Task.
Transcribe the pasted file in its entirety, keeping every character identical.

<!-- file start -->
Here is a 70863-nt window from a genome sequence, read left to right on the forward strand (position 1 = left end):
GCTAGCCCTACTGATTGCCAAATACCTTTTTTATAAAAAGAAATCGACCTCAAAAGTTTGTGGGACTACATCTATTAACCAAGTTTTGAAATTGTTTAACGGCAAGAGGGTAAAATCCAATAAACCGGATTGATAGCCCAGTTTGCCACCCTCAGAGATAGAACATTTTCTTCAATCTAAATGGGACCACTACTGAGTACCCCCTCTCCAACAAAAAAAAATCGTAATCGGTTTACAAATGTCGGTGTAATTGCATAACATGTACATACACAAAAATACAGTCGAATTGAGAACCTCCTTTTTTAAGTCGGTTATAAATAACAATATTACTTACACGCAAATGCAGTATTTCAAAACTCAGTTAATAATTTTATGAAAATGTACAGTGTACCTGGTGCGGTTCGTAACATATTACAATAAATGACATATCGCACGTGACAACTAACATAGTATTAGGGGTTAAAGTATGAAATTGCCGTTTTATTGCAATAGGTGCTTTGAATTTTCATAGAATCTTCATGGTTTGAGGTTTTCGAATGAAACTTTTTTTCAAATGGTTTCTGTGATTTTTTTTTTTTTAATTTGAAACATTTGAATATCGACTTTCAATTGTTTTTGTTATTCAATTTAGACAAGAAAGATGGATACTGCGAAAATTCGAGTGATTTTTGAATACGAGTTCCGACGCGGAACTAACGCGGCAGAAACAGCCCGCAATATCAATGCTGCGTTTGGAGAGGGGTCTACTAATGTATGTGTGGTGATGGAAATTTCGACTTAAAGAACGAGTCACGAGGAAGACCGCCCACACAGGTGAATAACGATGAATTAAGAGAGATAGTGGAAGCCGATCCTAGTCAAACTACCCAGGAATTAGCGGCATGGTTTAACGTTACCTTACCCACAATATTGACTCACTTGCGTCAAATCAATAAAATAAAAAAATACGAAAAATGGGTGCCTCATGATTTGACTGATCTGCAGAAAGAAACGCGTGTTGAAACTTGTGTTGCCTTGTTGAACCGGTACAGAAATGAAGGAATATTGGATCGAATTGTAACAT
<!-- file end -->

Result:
Here is a 70863-nt window from a genome sequence, read left to right on the forward strand (position 1 = left end):
GCTAGCCCTACTGATTGCCAAATACCTTTTTTATAAAAAGAAATCGACCTCAAAAGTTTGTGGGACTACATCTATTAACCAAGTTTTGAAATTGTTTAACGGCAAGAGGGTAAAATCCAATAAACCGGATTGATAGCCCAGTTTGCCACCCTCAGAGATAGAACATTTTCTTCAATCTAAATGGGACCACTACTGAGTACCCCCTCTCCAACAAAAAAAAATCGTAATCGGTTTACAAATGTCGGTGTAATTGCATAACATGTACATACACAAAAATACAGTCGAATTGAGAACCTCCTTTTTTAAGTCGGTTATAAATAACAATATTACTTACACGCAAATGCAGTATTTCAAAACTCAGTTAATAATTTTATGAAAATGTACAGTGTACCTGGTGCGGTTCGTAACATATTACAATAAATGACATATCGCACGTGACAACTAACATAGTATTAGGGGTTAAAGTATGAAATTGCCGTTTTATTGCAATAGGTGCTTTGAATTTTCATAGAATCTTCATGGTTTGAGGTTTTCGAATGAAACTTTTTTTCAAATGGTTTCTGTGATTTTTTTTTTTTTAATTTGAAACATTTGAATATCGACTTTCAATTGTTTTTGTTATTCAATTTAGACAAGAAAGATGGATACTGCGAAAATTCGAGTGATTTTTGAATACGAGTTCCGACGCGGAACTAACGCGGCAGAAACAGCCCGCAATATCAATGCTGCGTTTGGAGAGGGGTCTACTAATGTATGTGTGGTGATGGAAATTTCGACTTAAAGAACGAGTCACGAGGAAGACCGCCCACACAGGTGAATAACGATGAATTAAGAGAGATAGTGGAAGCCGATCCTAGTCAAACTACCCAGGAATTAGCGGCATGGTTTAACGTTACCTTACCCACAATATTGACTCACTTGCGTCAAATCAATAAAATAAAAAAATACGAAAAATGGGTGCCTCATGATTTGACTGATCTGCAGAAAGAAACGCGTGTTGAAACTTGTGTTGCCTTGTTGAACCGGTACAGAAATGAAGGAATATTGGATCGAATTGTAACAT